The use of thick acrylic paint and enamel is a through-line between many of the works by the Brio. Fabian Brown and Rupert Betheras’ Wound Series (2022) is a suite of found TV monitors, often smashed, their screens painted with red acrylic smears—an overblown gesture emphasising the material weight of digital imagery and the damaging cycles of technological waste in Tennant Creek. The work arrests the flow of the broken TVs away from peoples’ homes and into landfill, the pollution/occupation of Indigenous ground “elsewhere”.
Re-figuring the TV screen as a wounded body itself (rather than as a potentially morally, psychologically and physically damaging instrument for human bodies) recalls Indigenous scientist and thinker Max Liboiron’s theory of “plastic as kin”, wherein a ubiquitous, ecologically damaging substance like plastic challenges the often-fetishised concept of kinship as an inherent set of “good” relationships. Liboiron asks what to do with “bad” kin, and Brown and Betheras’ Wound Series similarly problematises flows of waste and the sicknesses of technology in their community.
The Tennant Creek Brio’s formation is part of the legacy of the men’s shed movement. The movement began in rural NSW in the 1980s in response to a growing need for a communal approach to addressing the mental health issues of older men in small communities, with ailing mental health in retirement or as the direct result of having fought in the Vietnam War. Based on the figure of the backyard shed, a space of vernacular creative production—fixing lawnmowers, restoring furniture, tinkering—men’s sheds emerged in contrast to the patriarchal impetus for men to repress vulnerability and instead maintain their own psychological wellbeing through processes of interpersonal care, rather than passing responsibility onto women. Along binary gender lines of societal roles, the men’s shed addresses the symptoms of men’s mental distress as expressed in the form of social issues of domestic violence, substance abuse and related criminalisation. It can be thought of as therapeutic and gendered mutual aid.
The Tennant Creek Brio combines the men’s shed approach with elements of the remote Aboriginal arts centre model. The men’s shed provides a place for men to focus their energies on self-led healing through arts practice and collectivity, away from potentially damaging self-medication like grog. As Djon Mundine mentioned in his speech on the opening night of Shock and Ore at Coconut Studios, the sale of grog in Tennant Creek has a long, traumatising, contested history, swinging between the desire for self-determination in the Aboriginal community and the legal endowment of the capitalist, settler-colonial right for shop-owners to profit from its destructive force. Many of the members of the Brio have spent time in gaol, rendering the men’s shed a supportive structure partly aimed at keeping the men out of the carceral system.
Various discarded petrochemical vessels are the substrate for Clifford Thompson’s works. Forty-four-gallon drums are stacked to form towering pillars in his Product of India (2022). The pillars are decorated with vertical blue and white stripes, recalling the practice of the ceremonial painting of hollow logs in other parts of the Territory. Rather than painting on tree trunks, the material here is a vessel used to transport petrochemical substances from India to Tennant Creek. Product of India can be understood as a muted and cogent critique of the marriage between the mining industry and the production and circulation of Indigenous art (for example, BHP’s partnership with Tarnanthi). Yet, like other work by the Brio, it’s also, importantly, a bone-deep engagement with Indigenous aesthetics and materiality.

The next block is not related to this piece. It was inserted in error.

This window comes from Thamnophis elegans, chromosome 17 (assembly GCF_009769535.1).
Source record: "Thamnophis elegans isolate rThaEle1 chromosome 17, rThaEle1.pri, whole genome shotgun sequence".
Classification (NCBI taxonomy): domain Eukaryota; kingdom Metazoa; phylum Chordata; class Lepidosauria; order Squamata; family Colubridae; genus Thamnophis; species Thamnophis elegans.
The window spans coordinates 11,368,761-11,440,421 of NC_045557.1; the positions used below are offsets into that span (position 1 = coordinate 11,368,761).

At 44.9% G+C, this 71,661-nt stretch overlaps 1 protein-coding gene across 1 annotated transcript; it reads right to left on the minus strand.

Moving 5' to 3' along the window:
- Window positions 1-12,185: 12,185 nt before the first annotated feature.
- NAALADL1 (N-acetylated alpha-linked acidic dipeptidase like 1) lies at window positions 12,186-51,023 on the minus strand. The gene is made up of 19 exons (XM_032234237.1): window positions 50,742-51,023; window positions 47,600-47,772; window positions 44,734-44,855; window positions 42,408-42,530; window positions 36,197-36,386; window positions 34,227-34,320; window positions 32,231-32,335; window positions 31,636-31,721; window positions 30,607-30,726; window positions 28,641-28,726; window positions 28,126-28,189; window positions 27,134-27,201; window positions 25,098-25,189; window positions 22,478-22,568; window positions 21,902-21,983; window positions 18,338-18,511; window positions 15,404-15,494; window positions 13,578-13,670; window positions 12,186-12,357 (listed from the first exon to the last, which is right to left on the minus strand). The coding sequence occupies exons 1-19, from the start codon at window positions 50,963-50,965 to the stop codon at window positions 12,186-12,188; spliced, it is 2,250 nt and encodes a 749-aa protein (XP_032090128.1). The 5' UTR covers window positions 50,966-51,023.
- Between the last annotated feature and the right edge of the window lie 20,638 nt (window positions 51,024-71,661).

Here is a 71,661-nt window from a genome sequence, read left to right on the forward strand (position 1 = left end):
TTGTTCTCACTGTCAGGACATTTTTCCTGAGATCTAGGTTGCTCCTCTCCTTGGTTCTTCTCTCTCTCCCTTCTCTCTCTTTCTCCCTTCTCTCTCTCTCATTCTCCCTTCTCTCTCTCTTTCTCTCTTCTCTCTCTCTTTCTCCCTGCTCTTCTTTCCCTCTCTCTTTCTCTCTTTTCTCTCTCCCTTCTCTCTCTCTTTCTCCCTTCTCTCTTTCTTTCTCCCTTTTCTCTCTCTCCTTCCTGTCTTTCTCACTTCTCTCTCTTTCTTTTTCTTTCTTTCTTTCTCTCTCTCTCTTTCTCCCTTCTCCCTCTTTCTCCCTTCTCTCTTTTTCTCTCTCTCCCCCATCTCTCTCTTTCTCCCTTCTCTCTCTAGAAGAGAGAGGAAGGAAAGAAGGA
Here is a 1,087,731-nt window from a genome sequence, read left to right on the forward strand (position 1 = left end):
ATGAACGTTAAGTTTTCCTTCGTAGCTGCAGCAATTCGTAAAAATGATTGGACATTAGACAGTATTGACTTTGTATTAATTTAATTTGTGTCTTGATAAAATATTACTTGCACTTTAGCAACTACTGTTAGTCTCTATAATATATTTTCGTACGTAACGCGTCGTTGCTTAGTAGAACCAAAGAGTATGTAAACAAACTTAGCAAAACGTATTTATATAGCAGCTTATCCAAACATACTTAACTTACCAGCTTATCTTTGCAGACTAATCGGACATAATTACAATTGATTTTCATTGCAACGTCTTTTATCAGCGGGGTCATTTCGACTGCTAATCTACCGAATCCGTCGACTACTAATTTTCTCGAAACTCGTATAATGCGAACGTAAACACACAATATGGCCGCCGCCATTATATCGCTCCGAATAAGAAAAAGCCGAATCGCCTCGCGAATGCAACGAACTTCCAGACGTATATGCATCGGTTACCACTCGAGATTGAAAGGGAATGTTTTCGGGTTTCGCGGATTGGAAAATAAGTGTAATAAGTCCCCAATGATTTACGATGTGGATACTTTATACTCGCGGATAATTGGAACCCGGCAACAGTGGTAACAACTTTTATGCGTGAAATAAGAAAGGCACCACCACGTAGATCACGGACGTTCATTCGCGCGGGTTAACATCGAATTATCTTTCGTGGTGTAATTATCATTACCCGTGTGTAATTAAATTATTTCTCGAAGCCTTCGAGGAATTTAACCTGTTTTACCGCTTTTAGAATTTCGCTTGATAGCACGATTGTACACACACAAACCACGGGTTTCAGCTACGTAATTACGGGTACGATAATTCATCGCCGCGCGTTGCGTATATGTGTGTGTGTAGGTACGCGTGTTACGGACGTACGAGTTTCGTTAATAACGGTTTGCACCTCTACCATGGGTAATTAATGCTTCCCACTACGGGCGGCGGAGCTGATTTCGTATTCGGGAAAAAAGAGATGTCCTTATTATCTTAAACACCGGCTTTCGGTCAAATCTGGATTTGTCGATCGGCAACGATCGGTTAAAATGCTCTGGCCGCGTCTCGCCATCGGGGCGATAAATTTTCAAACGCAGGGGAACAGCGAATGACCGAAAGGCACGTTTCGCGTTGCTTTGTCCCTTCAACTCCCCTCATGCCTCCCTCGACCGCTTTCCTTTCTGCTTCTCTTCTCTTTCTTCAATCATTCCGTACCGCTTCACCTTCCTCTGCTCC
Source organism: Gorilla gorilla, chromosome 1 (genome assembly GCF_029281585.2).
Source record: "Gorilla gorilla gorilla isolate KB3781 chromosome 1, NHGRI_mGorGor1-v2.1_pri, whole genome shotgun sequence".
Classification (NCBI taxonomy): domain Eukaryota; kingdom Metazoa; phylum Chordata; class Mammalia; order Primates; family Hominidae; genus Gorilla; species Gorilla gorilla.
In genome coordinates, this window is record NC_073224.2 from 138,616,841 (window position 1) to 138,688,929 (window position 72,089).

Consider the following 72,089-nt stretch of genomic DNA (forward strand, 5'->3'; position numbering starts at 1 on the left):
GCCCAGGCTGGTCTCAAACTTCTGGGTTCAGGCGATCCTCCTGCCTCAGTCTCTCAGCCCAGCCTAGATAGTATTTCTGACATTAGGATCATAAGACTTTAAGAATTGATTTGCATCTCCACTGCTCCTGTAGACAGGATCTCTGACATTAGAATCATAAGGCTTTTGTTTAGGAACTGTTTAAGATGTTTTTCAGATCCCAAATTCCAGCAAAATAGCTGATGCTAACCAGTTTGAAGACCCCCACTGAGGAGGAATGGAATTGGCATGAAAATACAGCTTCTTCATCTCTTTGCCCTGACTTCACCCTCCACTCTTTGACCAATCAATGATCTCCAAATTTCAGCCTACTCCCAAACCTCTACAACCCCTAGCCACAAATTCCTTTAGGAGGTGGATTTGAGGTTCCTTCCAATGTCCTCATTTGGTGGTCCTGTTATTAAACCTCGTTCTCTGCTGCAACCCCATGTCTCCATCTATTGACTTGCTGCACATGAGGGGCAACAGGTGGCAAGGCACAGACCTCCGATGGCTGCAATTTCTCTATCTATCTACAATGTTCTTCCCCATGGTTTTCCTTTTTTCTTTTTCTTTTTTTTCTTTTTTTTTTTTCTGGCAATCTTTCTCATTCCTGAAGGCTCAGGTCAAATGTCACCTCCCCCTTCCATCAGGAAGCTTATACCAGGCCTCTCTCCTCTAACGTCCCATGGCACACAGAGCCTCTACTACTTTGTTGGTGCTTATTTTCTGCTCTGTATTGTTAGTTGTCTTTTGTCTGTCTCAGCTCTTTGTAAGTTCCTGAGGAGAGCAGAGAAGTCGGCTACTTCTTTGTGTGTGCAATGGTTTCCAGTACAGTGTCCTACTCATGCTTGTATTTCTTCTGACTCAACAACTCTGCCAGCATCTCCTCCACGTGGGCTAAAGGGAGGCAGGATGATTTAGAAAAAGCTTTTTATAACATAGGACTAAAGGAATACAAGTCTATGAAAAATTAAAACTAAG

Adjacent to Thompson’s petrochemical memorial poles are works by Fabian Brown and Rupert Betheras. Hanging on a wall is Angels don’t smoke (2022), a large, retro Holden tonneau tray-cover is adorned with a black angel with a cigarette and a puff of smoke emerging from its mouth, painted by Brown and Betheras. Electric white hair runs down the angel’s back, morphing into skyward wings. Words float above the angel’s smoke cloud: “IF YOU’RE AN ANGEL STOP SMOKING!” wryly recalling aphorisms of Deadly Choices anti-smoking campaigns. The delinquent angel’s pose and mane mimic Holden’s lion insignia, as if the car’s badge has melted and been reincarnated in Brown and Betheras’ parallel pictorial universe.
As with Product of India, there is a seeming irreverence in some of the collaborative paintings by Brown and Betheras, towards both Indigenous and Christian cosmologies. In congregation with the smoking angel are fantastical figures like the dragon and druid in the diptych Druid dragon (2020). Here the fiery dragon and tea-sipping druid are rendered in a gruffly resonate and varied coat of yellow enamel, which applied directly to the wooden substrate has curled up, giving the surface the appearance of wrinkled skin.
The Brio dip between, evade and deploy Indigenous, Christian and pre-European signification, where the typical expectation of Indigenous painting from remote regions is the portrayal of topographical and ancestral stories. This isn’t to say the Brio don’t engage in such stories; rather they do so by enacting a kind of radical acceptance of kin, in the vein that Liboiron outlines, refusing conformity to cultural essentialism. Looking at the fucked-up past and present of extractive industries that scar community and Country, the Brio respond to their immediate environment with directness and intensity, and in so doing perform a telescopic retrieval of ancestral significance.